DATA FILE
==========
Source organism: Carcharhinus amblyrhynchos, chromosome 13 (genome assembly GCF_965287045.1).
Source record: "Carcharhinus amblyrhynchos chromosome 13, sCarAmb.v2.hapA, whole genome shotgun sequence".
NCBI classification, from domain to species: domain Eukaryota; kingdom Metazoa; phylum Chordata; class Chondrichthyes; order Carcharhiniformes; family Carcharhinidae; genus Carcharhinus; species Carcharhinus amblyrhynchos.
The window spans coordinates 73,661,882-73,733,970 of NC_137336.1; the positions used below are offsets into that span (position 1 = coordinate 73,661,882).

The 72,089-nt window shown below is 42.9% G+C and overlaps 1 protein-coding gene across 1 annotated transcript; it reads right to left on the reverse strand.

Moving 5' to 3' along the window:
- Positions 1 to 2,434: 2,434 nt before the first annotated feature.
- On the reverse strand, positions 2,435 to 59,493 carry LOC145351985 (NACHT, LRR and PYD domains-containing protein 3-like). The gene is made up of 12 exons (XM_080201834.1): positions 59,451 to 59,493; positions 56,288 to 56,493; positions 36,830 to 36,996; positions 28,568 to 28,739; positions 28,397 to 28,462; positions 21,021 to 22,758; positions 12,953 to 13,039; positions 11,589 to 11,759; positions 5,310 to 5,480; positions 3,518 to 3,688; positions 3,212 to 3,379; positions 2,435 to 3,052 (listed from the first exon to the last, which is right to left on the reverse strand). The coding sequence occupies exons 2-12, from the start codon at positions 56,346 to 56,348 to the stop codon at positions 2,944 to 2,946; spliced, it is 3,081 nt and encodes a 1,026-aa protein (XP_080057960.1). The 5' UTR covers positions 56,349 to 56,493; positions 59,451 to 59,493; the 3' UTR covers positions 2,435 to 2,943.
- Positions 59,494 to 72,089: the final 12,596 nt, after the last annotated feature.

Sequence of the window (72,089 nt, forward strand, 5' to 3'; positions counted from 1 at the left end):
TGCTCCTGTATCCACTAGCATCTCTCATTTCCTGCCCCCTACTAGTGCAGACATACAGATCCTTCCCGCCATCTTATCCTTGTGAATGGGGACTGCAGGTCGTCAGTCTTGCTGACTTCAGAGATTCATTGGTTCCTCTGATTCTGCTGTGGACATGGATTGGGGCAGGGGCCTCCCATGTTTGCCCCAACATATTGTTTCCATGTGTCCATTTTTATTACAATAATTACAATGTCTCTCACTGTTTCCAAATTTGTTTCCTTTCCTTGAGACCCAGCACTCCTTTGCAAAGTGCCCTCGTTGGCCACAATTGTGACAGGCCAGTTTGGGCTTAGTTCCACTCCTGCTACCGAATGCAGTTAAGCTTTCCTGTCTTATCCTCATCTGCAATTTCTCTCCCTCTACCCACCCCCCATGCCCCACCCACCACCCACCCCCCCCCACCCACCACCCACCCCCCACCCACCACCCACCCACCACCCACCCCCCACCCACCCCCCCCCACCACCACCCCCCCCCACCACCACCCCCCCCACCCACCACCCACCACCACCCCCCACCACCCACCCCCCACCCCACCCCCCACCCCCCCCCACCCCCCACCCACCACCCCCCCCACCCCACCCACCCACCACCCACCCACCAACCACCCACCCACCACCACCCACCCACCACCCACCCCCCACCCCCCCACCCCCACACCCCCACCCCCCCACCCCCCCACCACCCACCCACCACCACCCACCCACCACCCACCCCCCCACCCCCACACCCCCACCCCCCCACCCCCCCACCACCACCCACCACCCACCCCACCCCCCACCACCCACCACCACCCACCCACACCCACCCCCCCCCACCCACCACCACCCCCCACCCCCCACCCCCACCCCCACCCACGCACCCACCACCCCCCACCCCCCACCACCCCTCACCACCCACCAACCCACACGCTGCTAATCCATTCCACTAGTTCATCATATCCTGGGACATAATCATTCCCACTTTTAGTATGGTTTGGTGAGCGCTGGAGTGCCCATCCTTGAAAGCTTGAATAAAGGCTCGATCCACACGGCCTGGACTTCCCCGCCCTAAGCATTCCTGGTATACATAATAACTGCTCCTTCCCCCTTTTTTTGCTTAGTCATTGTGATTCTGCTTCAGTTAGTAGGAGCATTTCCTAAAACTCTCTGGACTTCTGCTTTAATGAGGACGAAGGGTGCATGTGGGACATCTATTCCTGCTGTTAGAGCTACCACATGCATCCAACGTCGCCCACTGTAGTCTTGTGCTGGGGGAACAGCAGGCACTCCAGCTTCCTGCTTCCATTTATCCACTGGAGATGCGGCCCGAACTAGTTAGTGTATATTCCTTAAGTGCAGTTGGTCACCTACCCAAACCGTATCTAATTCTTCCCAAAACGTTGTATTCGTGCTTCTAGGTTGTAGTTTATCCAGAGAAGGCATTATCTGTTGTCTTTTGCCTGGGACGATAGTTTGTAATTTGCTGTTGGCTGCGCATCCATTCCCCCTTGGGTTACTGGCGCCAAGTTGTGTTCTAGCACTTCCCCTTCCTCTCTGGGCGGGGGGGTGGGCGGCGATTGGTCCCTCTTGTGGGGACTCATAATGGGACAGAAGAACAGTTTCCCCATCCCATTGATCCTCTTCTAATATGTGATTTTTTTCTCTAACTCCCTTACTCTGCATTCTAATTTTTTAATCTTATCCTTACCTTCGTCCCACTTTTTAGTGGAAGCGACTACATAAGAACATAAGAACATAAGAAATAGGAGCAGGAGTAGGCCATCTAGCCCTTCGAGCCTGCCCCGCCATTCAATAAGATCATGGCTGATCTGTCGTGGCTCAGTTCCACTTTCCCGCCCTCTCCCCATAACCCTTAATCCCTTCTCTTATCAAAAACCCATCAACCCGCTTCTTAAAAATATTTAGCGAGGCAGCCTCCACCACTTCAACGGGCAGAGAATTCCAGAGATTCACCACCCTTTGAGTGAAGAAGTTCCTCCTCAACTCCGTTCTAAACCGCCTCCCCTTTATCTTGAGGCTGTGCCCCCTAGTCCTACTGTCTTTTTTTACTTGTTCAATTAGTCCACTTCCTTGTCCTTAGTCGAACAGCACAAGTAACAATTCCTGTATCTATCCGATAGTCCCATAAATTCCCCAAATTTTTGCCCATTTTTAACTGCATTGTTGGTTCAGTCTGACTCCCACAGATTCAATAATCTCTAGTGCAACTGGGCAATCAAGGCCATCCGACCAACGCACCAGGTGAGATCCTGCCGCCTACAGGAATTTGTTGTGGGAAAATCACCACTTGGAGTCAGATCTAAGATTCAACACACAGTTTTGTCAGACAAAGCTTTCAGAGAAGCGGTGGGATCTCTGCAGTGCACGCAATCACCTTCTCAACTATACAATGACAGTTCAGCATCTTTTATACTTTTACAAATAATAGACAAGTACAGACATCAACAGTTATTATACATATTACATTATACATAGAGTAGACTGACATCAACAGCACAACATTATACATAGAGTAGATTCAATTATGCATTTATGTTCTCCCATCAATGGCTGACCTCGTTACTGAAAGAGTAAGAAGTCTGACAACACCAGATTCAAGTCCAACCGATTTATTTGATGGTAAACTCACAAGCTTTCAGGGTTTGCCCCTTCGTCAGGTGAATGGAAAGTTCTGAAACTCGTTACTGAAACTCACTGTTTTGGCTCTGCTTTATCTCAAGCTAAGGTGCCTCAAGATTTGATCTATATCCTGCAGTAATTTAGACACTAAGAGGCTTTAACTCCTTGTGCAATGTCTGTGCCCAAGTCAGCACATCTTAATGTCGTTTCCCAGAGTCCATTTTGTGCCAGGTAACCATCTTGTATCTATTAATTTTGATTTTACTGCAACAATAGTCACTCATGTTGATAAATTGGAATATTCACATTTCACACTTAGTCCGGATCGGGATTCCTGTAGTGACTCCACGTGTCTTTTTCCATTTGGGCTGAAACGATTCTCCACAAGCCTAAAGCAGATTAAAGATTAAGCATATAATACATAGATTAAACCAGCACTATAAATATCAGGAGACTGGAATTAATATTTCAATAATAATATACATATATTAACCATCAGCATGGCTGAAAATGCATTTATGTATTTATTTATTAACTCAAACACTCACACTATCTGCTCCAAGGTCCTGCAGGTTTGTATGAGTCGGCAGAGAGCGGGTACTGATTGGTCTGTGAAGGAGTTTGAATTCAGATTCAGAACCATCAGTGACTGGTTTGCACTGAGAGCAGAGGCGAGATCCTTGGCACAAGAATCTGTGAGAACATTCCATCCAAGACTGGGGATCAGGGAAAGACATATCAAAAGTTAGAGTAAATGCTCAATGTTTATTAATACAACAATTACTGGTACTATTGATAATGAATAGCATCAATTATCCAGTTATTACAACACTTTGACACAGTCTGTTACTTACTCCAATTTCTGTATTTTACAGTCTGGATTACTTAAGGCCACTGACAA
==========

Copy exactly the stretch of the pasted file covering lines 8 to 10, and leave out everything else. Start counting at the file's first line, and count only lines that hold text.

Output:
- On the reverse strand, positions 2,435 to 59,493 carry LOC145351985 (NACHT, LRR and PYD domains-containing protein 3-like). The gene is made up of 12 exons (XM_080201834.1): positions 59,451 to 59,493; positions 56,288 to 56,493; positions 36,830 to 36,996; positions 28,568 to 28,739; positions 28,397 to 28,462; positions 21,021 to 22,758; positions 12,953 to 13,039; positions 11,589 to 11,759; positions 5,310 to 5,480; positions 3,518 to 3,688; positions 3,212 to 3,379; positions 2,435 to 3,052 (listed from the first exon to the last, which is right to left on the reverse strand). The coding sequence occupies exons 2-12, from the start codon at positions 56,346 to 56,348 to the stop codon at positions 2,944 to 2,946; spliced, it is 3,081 nt and encodes a 1,026-aa protein (XP_080057960.1). The 5' UTR covers positions 56,349 to 56,493; positions 59,451 to 59,493; the 3' UTR covers positions 2,435 to 2,943.
- Positions 59,494 to 72,089: the final 12,596 nt, after the last annotated feature.

Sequence of the window (72,089 nt, forward strand, 5' to 3'; positions counted from 1 at the left end):